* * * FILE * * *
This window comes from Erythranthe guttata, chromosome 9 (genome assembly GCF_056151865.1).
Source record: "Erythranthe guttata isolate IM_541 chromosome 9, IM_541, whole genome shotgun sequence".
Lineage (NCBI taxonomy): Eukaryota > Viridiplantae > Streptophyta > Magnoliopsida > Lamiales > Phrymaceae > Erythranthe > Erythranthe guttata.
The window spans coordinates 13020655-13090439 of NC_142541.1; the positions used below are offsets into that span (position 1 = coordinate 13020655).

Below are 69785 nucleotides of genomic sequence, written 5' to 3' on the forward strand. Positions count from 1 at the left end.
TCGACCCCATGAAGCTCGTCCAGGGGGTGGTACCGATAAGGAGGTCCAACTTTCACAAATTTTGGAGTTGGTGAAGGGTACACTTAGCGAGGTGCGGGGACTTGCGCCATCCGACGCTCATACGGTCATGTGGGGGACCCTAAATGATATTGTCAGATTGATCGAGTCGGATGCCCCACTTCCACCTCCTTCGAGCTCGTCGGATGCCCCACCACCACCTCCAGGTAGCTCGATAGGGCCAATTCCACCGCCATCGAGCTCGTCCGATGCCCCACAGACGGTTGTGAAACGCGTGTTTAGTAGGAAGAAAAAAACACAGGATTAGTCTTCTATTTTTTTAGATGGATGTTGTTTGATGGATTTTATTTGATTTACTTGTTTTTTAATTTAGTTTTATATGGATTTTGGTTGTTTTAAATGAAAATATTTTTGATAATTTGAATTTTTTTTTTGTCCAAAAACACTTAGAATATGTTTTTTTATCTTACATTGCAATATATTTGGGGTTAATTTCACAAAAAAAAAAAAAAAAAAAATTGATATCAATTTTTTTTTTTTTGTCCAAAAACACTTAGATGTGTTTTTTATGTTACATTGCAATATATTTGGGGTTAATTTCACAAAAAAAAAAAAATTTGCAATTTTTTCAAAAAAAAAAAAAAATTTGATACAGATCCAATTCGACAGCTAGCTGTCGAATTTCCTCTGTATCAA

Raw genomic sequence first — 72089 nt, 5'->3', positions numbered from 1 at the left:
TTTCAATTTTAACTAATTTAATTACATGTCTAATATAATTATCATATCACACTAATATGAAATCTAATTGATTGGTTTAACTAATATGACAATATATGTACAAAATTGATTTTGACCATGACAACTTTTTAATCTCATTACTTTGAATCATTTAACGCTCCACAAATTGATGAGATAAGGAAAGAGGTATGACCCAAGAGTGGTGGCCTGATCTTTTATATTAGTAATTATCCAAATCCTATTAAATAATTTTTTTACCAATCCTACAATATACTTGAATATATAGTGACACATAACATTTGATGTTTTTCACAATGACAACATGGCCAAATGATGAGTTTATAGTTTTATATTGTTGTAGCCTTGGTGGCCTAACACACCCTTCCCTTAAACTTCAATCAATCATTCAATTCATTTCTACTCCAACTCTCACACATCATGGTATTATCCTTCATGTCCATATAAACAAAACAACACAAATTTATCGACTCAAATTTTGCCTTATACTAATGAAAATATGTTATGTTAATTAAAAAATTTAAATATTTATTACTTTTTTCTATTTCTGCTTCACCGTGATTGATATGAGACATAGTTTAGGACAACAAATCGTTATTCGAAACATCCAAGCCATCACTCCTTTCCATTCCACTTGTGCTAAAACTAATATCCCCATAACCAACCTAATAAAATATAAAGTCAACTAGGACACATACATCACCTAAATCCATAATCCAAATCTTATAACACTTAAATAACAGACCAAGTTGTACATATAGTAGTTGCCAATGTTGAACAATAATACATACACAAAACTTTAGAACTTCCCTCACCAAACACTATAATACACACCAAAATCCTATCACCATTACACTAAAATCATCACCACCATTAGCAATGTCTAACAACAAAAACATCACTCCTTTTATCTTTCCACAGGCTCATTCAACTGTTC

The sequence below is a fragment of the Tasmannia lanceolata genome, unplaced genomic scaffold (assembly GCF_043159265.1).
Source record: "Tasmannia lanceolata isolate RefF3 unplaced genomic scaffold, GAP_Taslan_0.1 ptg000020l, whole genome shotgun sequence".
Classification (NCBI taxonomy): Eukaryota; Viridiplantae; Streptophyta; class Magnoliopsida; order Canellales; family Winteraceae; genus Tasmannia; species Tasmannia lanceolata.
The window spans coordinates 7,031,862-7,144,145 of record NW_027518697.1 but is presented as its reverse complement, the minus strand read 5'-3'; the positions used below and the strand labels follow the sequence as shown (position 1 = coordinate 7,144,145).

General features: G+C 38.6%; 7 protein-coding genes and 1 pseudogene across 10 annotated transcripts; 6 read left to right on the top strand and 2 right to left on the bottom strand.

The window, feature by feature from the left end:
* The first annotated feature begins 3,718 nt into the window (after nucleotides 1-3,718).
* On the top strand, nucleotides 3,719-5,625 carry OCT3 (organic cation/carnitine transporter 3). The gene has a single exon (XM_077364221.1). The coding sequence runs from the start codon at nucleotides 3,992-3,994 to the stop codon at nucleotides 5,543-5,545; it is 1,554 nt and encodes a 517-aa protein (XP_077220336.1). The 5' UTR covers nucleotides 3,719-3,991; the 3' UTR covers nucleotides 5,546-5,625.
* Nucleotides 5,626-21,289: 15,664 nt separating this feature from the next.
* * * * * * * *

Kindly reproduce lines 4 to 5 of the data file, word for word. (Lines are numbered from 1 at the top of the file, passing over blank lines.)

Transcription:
The window spans coordinates 13020655-13090439 of NC_142541.1; the positions used below are offsets into that span (position 1 = coordinate 13020655).

Below are 69785 nucleotides of genomic sequence, written 5' to 3' on the forward strand. Positions count from 1 at the left end.